Validating the structure of gluten proteins

SNIC 2018/3-567


SNIC Medium Compute

Principal Investigator:

Mikael Hedenqvist


Kungliga Tekniska högskolan

Start Date:


End Date:


Primary Classification:

10406: Polymer Chemistry

Secondary Classification:

10403: Materials Chemistry

Tertiary Classification:

10304: Condensed Matter Physics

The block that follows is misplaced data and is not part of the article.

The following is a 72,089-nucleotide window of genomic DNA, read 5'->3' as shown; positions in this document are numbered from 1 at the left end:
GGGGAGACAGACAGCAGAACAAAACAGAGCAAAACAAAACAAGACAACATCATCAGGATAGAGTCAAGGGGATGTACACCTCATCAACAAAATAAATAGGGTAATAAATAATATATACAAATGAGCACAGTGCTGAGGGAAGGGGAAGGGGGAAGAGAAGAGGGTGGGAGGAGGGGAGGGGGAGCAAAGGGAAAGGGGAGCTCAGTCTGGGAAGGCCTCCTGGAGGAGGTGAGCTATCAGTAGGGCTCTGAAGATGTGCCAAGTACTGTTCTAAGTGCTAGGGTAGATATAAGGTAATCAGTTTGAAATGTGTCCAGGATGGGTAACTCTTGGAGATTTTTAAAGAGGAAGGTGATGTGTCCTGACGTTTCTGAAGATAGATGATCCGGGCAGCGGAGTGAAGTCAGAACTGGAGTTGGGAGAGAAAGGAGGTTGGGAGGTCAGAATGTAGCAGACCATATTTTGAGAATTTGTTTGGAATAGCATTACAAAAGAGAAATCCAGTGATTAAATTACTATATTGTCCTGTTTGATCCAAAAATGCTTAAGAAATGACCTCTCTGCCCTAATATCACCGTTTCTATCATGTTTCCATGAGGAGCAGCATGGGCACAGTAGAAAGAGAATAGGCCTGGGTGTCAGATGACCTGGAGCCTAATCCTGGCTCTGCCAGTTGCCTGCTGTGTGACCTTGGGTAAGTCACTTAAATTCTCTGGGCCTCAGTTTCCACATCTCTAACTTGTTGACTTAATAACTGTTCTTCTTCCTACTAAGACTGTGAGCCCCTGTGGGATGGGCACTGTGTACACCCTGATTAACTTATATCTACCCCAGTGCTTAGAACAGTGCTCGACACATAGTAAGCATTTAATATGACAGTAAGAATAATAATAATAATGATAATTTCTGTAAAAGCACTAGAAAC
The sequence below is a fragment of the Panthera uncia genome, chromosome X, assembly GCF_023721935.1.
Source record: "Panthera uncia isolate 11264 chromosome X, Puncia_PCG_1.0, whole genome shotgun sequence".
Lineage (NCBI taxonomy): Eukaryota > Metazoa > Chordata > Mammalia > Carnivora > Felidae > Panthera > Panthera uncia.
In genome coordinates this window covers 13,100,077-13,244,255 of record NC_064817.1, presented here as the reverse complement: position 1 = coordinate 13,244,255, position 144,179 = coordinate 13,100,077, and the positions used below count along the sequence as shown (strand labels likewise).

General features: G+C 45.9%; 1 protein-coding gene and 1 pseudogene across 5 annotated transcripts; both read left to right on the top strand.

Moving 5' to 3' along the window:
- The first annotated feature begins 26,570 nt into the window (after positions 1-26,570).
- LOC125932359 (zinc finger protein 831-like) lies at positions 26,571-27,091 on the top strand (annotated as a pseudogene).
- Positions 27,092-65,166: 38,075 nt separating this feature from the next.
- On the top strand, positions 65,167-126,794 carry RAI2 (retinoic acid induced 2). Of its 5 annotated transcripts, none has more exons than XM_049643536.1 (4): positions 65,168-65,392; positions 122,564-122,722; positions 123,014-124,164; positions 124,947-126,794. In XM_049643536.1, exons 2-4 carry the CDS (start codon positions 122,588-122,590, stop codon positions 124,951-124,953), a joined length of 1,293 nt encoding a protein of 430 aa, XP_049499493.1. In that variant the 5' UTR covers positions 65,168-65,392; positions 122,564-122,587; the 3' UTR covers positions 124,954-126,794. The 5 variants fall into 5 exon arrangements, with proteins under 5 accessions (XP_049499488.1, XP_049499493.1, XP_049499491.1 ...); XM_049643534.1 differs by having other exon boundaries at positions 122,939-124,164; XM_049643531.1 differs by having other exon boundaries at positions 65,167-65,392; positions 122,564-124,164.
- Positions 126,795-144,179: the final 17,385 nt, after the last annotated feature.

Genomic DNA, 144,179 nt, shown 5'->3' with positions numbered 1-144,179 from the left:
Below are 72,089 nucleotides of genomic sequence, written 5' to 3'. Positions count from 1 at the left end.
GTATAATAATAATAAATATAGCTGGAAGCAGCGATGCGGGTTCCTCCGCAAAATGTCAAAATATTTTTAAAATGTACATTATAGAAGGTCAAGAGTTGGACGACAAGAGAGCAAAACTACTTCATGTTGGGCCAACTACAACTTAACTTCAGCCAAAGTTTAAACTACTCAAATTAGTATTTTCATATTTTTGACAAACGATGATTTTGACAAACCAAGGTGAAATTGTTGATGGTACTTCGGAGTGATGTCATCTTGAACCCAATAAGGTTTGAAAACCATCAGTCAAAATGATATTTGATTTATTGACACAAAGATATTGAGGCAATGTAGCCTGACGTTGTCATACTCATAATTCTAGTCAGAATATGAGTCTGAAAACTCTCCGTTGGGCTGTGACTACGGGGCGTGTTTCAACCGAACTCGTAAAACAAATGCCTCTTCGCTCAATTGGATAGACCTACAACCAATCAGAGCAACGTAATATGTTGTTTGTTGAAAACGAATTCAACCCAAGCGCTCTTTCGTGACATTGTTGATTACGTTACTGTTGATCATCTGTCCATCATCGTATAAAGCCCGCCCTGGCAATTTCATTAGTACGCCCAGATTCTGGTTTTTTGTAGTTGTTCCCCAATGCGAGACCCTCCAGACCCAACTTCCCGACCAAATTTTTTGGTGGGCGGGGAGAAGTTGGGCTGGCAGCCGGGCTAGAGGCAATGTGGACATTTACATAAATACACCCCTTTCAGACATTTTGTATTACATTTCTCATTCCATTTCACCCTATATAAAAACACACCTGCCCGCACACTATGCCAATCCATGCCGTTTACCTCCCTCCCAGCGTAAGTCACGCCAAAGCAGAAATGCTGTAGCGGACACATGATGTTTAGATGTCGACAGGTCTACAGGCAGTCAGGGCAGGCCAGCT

The gluten proteins α-gliadin and LMW-glutenin, with properties interesting for industrial applications, differ noteworthy in one aspect -their ability to polymerize. Both proteins are composed of similar building blocks with repetitive regions of amino acid sequences and have the components necessary to polymerize. Additional both are intrinsically disordered and therefore lack structures, still only the LMW-glutenins are capable to polymerize in-vivo. The LMW-glutenins polymerize with other glutenin proteins in the wheat seed by forming covalent bonds between cysteine residues, meanwhile the α-gliadins appear as single molecules. The proteins are of industrial interest, especially within material and food industry, due to their different elasticity and viscosity properties. Especially the Gliadin proteins possess unique film forming properties similar to those of petroleum based low density polypropylene materials. We know that when gliadin proteins are modified with additives and molded at a high temperature, they show hierarchical arrangements in the form of hexagonal nano-structures. The polymerization frequency among the proteins, impact the quality of wheat flour. With knowledge of the polymerization process, it can lead to altered agricultural practices towards higher quality of wheat grain yield. Our recent results, obtained in our outgoing SNIC allocation indicate what protein properties that explain the molecular behavior in terms of the tendency of the proteins to self-associate or polymerize. We currently work with two manuscripts explaining the self-association behavior of α-gliadin, and the reason why LMW-glutenins are monomeric, which need a continuation of current allocation. These data were obtained through Monte Carlo simulations, introducing disulphide bonds between cysteines within the proteins and exposing the proteins to a crowded environment. With a continuation of current project we will be able to continue to unravel further the molecular background of the behavior of these proteins. In order to validate the simulations we have already obtained experimental data on the proteins from samples analyzed with HPLC, FT-IR, SAXS, WAXS and Tensile methods. We have pure samples of α-gliadin available, and have experimental data on it from Light scattering, Circular dichroism and Infra-red scattering. Next step in the project is to evaluate the effects of chaperons and other additives on the proteins. The introduction of these components will effect both the chemical structure of the protein and the environment surrounding it. We will investigate the proteins behavior both from a biological and a material point of view. The first two chemical chaperones planned to be evaluated are “BiP” and “Glycerol”. BiP is present in the wheat seed contributing to native protein folding. Glycerol is contributing to fold the α-gliadin into supramolecular hexagonal structure. By the use of simulations we hope to extract kinetic data, possibly explaining protein folding, and structural data to understand and describe potential material properties. A continuation of current allocation is necessary to finalize current manuscripts and continue the project toward upcoming planed simulation experiments. We find a allocation matching current one as sufficient for the tasks at hand, and a continuation will suffice.